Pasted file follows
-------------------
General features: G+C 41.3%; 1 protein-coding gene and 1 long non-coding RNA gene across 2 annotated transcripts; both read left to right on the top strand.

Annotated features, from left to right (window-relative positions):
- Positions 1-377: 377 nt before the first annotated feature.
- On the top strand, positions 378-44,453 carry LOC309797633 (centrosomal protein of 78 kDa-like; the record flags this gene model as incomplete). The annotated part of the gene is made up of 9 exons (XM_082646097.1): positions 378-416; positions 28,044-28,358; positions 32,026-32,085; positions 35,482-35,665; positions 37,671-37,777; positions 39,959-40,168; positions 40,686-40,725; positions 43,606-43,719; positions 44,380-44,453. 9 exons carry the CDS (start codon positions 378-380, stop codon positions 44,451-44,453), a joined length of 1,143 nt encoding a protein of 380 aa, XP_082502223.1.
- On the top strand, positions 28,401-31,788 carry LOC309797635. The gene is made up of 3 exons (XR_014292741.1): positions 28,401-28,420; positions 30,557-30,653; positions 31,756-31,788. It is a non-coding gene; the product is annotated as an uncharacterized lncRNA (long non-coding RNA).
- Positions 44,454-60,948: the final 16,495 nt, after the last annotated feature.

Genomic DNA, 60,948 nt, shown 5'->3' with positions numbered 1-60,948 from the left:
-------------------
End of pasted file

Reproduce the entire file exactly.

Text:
General features: G+C 41.3%; 1 protein-coding gene and 1 long non-coding RNA gene across 2 annotated transcripts; both read left to right on the top strand.

Annotated features, from left to right (window-relative positions):
- Positions 1-377: 377 nt before the first annotated feature.
- On the top strand, positions 378-44,453 carry LOC309797633 (centrosomal protein of 78 kDa-like; the record flags this gene model as incomplete). The annotated part of the gene is made up of 9 exons (XM_082646097.1): positions 378-416; positions 28,044-28,358; positions 32,026-32,085; positions 35,482-35,665; positions 37,671-37,777; positions 39,959-40,168; positions 40,686-40,725; positions 43,606-43,719; positions 44,380-44,453. 9 exons carry the CDS (start codon positions 378-380, stop codon positions 44,451-44,453), a joined length of 1,143 nt encoding a protein of 380 aa, XP_082502223.1.
- On the top strand, positions 28,401-31,788 carry LOC309797635. The gene is made up of 3 exons (XR_014292741.1): positions 28,401-28,420; positions 30,557-30,653; positions 31,756-31,788. It is a non-coding gene; the product is annotated as an uncharacterized lncRNA (long non-coding RNA).
- Positions 44,454-60,948: the final 16,495 nt, after the last annotated feature.

Genomic DNA, 60,948 nt, shown 5'->3' with positions numbered 1-60,948 from the left: